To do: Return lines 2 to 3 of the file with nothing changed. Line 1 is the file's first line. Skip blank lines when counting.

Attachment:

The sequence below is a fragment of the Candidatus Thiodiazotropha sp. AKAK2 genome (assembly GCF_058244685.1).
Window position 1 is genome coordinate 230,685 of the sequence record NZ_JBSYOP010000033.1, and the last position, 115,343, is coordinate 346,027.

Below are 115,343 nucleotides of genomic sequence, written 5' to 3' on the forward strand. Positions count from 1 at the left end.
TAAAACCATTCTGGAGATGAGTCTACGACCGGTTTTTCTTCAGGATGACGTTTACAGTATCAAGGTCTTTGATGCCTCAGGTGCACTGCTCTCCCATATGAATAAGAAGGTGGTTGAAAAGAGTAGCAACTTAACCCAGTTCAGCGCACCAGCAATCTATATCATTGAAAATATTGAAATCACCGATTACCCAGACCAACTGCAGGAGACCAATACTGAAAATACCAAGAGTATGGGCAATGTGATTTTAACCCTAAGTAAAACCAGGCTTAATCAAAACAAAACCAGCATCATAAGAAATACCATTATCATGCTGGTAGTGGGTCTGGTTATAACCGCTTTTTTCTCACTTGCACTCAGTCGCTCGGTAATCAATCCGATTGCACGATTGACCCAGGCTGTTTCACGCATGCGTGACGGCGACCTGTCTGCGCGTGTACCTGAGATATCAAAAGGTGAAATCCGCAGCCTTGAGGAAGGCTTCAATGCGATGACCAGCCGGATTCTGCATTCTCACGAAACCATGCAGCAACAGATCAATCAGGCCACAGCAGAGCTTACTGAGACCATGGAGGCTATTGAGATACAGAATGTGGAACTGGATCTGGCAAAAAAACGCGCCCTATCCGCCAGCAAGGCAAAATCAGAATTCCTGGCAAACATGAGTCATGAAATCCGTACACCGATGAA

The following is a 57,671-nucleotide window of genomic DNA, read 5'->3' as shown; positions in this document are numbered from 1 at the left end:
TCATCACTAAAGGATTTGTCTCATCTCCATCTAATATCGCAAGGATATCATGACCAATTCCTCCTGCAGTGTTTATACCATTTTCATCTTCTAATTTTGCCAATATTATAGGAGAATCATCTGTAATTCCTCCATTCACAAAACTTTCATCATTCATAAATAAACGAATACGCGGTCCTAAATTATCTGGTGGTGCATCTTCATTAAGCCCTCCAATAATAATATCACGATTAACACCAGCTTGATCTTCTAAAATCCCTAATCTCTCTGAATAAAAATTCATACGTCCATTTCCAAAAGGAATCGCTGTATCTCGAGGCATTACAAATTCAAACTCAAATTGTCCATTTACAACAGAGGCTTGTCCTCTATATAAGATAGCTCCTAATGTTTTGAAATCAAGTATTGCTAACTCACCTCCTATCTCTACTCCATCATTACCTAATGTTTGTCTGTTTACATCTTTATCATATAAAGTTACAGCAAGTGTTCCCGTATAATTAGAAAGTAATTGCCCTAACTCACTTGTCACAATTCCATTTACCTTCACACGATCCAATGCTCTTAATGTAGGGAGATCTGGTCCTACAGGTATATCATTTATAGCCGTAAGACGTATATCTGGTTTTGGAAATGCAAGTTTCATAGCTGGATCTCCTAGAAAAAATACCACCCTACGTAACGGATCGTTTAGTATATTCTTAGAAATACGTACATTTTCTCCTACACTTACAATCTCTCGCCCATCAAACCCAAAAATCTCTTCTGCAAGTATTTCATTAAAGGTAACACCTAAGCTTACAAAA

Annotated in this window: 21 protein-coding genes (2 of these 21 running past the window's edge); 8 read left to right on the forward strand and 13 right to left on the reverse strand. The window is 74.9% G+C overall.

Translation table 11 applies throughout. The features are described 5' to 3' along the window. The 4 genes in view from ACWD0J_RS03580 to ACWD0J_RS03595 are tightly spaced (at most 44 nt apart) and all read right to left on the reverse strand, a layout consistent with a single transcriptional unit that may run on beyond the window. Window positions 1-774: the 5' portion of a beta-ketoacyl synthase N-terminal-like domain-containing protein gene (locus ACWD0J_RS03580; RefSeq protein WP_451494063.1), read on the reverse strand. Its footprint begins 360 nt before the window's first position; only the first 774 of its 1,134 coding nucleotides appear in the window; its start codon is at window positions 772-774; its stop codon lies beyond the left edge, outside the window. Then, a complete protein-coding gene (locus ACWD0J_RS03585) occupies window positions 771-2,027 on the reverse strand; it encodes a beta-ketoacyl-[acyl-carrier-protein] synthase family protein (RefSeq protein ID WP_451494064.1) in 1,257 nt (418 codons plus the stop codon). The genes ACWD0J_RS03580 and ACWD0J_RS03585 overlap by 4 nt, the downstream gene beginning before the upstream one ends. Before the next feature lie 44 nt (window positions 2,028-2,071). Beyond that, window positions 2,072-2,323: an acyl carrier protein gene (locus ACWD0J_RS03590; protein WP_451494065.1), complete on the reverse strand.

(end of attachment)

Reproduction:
Window position 1 is genome coordinate 230,685 of the sequence record NZ_JBSYOP010000033.1, and the last position, 115,343, is coordinate 346,027.

Below are 115,343 nucleotides of genomic sequence, written 5' to 3' on the forward strand. Positions count from 1 at the left end.